The blind eyes being turned here are the eyes of Congress and the American government. So willing are we to have our cheap plastic home appliances that we refuse to stand up to government-sponsored persecution of freedom. The Chinese market is huge and the opportunities are boundless, but theirs is a government which does not value what we claim to value. In fact, it is questionable that we even value what we claim to value anymore.

    This bright shining city on the hill is now as bad as any Chamberlain or Frog. Unwilling to stand up to evil when it arises, and quick to appease enemies in the name of free trade.

    Free trade without political freedom is not free.
    • In fact, it is questionable that we even value what we claim to value anymore.

      Americans don't. Everyone complains about the Chinese communist government in a story like this, when a) China isn't even close to communist, and b) the capitalists are fully complicit, happily doing anything, no matter how distasteful, to keep the dollars flowing.

      "When we hang the capitalists they will sell us the rope." I'm sure the Chinese have heard this one. You cannot give absolute loyalty to both freedom and capitalism at t
      • Re:Blind eyes (Score:3, Interesting)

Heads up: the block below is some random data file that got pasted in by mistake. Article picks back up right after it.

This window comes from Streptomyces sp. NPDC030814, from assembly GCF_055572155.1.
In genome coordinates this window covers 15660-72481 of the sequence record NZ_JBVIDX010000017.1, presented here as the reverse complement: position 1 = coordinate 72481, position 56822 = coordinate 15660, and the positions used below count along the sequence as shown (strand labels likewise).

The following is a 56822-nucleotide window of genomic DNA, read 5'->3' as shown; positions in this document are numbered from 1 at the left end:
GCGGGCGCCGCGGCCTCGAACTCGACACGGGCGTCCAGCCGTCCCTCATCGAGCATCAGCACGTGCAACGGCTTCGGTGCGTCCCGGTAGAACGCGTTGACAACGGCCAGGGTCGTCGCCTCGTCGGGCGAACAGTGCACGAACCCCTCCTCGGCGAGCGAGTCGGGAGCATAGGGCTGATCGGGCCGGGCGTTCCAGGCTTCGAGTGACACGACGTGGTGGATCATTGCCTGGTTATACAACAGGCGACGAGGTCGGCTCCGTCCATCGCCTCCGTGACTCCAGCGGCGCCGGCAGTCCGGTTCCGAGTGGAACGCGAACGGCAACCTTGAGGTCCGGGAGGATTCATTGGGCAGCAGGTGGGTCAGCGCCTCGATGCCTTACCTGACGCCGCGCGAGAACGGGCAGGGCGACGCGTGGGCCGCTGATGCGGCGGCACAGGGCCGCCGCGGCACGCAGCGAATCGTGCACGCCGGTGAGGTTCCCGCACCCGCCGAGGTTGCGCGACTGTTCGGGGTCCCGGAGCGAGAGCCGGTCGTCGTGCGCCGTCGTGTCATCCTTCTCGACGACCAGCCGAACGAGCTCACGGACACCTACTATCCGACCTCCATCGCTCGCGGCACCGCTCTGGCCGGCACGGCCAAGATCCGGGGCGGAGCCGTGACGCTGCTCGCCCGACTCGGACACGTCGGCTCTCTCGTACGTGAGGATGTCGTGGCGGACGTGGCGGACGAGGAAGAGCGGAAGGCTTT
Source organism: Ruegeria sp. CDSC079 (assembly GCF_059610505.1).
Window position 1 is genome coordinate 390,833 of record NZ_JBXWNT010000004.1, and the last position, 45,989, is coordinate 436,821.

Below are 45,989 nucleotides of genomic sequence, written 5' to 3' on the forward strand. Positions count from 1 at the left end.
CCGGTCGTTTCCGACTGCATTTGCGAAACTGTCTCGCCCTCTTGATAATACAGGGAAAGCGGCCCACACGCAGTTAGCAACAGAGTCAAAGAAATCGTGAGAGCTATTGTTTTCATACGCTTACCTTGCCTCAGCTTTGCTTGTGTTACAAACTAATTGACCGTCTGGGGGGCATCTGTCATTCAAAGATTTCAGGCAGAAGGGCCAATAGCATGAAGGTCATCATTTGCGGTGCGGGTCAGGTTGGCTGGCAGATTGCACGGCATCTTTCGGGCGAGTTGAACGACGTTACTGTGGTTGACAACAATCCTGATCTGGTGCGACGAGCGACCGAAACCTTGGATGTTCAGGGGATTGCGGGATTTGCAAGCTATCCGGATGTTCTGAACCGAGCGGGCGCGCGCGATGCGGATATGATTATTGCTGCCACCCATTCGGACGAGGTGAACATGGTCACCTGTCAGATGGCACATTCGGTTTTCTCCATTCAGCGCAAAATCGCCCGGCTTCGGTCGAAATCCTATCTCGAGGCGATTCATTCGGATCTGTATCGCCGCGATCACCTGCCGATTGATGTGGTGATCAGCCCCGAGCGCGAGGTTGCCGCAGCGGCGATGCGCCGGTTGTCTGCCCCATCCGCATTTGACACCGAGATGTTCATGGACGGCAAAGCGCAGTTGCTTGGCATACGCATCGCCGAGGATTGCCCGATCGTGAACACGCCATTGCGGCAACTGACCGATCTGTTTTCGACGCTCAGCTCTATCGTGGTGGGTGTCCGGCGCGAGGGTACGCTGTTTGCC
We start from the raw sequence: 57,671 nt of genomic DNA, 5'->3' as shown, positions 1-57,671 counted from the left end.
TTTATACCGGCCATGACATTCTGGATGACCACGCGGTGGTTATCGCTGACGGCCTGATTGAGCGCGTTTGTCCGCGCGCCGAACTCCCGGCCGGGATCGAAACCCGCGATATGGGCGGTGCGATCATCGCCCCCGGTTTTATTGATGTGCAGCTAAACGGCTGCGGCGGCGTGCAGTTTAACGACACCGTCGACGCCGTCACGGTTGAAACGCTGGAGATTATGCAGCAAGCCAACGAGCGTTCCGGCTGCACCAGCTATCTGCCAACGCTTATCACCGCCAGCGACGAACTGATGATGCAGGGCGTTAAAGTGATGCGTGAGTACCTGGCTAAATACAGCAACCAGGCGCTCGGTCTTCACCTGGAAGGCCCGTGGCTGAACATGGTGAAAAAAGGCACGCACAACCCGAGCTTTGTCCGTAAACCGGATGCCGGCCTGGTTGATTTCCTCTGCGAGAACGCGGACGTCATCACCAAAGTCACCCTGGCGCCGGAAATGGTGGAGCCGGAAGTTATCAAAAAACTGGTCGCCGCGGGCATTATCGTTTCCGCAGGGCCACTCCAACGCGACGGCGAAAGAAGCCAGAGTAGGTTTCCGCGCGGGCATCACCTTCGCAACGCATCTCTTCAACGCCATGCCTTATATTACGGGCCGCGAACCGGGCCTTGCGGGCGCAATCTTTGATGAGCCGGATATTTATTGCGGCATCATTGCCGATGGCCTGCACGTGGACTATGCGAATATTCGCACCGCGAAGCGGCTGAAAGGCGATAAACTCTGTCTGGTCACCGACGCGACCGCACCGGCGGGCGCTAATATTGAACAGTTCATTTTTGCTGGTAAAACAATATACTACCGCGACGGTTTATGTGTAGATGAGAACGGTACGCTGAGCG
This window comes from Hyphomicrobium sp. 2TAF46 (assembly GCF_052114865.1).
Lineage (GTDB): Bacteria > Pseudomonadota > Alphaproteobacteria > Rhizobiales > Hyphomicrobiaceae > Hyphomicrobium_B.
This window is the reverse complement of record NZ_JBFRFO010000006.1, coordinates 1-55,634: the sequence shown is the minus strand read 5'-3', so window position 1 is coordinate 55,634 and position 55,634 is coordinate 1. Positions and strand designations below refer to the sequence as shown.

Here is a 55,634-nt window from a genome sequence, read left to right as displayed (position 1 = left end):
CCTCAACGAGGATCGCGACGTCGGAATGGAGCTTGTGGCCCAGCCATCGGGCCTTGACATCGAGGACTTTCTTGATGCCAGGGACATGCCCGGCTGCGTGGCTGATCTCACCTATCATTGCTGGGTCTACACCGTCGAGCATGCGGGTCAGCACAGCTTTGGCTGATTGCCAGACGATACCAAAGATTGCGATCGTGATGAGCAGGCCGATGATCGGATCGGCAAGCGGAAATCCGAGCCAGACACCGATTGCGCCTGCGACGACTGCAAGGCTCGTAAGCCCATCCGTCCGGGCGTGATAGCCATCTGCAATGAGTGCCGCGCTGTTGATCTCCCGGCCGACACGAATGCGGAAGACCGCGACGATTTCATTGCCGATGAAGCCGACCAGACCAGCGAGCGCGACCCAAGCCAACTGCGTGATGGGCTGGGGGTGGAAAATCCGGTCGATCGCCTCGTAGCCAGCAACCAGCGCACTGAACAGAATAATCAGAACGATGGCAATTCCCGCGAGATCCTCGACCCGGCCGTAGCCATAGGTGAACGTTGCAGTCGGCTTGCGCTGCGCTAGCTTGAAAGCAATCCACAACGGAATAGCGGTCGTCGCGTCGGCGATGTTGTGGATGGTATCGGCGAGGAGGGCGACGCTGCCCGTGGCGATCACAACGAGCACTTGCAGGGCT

by RexRhino ( 769423 )
        You counter-revolutionary capitalist running-dog! How dare you try to undermine the people's revolution in China by accusing them of being Capitalist!? You are obviously a capitalist agent, trying to create an insurgency to destroy the work of the great chairman Mao and the people of China! All those who oppose capitalism must oppose people like you! And we owe it to the people, and to the revolution, to stop your capitalist lies!

        The only way we can defeat capitalism is to confront and suppress the capitali
    • The USA government's responsibility is the USA. There are no obligations laid out in our constitution to "spread freedom" to the rest of the world; no matter what increasingly megolamanic rhetoric you have heard from Bush lately. Many people came to America precisely to escape non-free parts of the world and to make money. Your implications that we need to somehow force other countries to act the same way we do dims the brightness of that shining city on the hill, as well.
  • Boycot Yahoo (Score:5, Interesting)

    by Midnight Thunder ( 17205 ) on Thursday April 20, 2006 @09:56AM (#15164401) Homepage Journal
    Maybe its time we started boycotting Yahoo? This would mean amongst other things replacing people replacing own their Geocities pages with a boycot message.
    • Maybe its time we started boycotting Yahoo? This would mean amongst other things replacing people replacing own their Geocities pages with a boycot message.

      I hate to say it, but Yahoo is asking for a lot more than a boycot. When you start imprisioning and threatening the livlyhood of people over free speech - it takes things to a whole different level. I wouldn't be supprised at all if people started calling in death threats to Yahoo execs and bomb threats to Yahoo offices. People know darn well that th

  • Just weeks ago I commented on a slashdot story about Google censoring Chinnese search results. My opinion then was that Google was just "complying with local laws".

    Someone replied asking if it did not mattered if the country laws where broken to what I answered that no, it did not mattered.